There are even more songs on Sleeping Bootie than made evident by the CD’s track list. As they did on Bull, the ’Saucers buried a bonus tune at the end of the disc. After a five-minute silence—broken only by a 30-second country-polka song and a voice that booms “Boring!”—“Bad Boy” kicks in. The hidden cut is a wild musical ride filled with lurid film samples that builds into a thrashy riff-o-rama.
“We rented some old movies and some very obscure videos that no one would ever be able to track down,” explains Baculis. “We just went through them and took the lines that we thought we could make a cohesive verse out of, and that’s basically it. And we insisted on putting it on because we put far too much work into it for it not to go on.”
“It was very work-intensive,” agrees Ling. “And there’s a different reason for that big space on this one than on the last one, where we were just sort of fucking with people. ‘Bad Boys’ is a very fun track, but we wanted to keep the other 10 songs apart from it because they all flow together and sound good next to each other.”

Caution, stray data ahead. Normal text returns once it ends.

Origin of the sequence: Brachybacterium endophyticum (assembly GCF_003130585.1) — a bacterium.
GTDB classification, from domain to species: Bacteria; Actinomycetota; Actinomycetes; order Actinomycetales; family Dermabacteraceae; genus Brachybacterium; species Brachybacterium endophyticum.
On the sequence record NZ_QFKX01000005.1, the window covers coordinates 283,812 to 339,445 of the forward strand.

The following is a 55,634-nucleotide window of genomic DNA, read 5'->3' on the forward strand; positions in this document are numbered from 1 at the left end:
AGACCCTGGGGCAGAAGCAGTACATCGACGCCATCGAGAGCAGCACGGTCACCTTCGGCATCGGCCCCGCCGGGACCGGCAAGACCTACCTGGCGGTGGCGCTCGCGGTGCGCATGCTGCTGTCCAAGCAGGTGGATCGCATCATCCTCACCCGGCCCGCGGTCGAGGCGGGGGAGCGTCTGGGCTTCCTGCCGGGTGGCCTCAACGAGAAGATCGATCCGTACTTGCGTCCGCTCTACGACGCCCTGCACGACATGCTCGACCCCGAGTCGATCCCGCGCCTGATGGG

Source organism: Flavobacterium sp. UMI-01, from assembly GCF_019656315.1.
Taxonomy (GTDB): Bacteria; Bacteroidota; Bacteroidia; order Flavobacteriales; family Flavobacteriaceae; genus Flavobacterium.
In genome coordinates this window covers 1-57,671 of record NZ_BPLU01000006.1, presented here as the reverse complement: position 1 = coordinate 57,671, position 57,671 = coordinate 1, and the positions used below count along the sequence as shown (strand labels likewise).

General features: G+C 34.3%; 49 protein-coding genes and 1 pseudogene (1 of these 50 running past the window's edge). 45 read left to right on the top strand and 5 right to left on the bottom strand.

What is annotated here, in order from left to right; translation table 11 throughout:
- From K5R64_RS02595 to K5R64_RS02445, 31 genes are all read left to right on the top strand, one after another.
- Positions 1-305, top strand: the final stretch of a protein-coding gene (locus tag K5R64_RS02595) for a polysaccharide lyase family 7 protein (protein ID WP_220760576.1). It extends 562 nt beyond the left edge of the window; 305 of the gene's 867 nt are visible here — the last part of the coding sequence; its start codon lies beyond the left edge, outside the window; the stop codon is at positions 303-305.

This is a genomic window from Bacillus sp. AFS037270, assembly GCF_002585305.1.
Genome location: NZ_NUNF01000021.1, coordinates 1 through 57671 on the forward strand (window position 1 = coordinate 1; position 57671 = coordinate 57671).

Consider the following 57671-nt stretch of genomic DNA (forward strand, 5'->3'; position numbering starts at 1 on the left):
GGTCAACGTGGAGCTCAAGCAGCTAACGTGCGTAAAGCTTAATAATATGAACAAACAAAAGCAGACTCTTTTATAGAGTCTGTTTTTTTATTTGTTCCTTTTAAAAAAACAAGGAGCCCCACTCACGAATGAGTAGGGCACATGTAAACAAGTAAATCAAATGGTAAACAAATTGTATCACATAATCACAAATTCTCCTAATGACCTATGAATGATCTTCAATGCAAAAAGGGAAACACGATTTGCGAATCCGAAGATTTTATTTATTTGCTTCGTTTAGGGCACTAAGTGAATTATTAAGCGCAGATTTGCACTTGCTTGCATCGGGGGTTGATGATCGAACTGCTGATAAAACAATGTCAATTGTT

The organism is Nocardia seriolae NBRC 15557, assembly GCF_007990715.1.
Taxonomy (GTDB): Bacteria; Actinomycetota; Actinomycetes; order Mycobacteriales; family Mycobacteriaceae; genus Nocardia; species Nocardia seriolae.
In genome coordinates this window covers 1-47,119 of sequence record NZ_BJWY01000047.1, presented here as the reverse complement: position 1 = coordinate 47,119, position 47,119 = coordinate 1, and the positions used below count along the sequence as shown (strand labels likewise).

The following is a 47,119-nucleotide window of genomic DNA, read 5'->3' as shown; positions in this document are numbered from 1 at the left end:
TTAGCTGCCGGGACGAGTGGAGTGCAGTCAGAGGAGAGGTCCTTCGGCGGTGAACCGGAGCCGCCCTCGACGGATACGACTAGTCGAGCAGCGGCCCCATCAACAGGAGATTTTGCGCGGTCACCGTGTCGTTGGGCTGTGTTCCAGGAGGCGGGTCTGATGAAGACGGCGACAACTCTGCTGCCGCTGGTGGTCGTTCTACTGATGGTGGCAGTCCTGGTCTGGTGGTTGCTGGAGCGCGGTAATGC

Getting back to the sassier aspects of Bootsauce, one need look no further than the colour photograph that graces the back cover of the new CD. The five band members—including guitarists Pere Fume and Sonny Greenwich, Jr. and drummer John “Fatboy” Lalley—have been coated in white body makeup and buried to their belly buttons in something very black. (The photo is a sassy second to the one from Bull, however, for which the boys climbed naked into a tub and took a shower of Hershey’s chocolate syrup.)
“That’s six in the morning beside a highway in this industrial area of Montreal,” says Baculis of the latest shot. “Six in the morning in a heap of coal. It’s cold, I can tell you that.”
It may have been cold then, but one thing’s for sure—when Bootsauce plays Vancouver next Friday (February 4), it’ll be nice and toasty in the Commodore.
“We’ve been asking to play at the fucking Commodore for so long that it’s ridiculous!” spouts Ling, going well beyond sassy and verging on ticked off. “Every time they’d put us at 86 Street, and we’d get here and freak out for weeks after. It was like, ‘There’s a great room downtown, why aren’t we playing it?’ So it’s been driving us nuts, and we’re really looking forward to playing there this time.”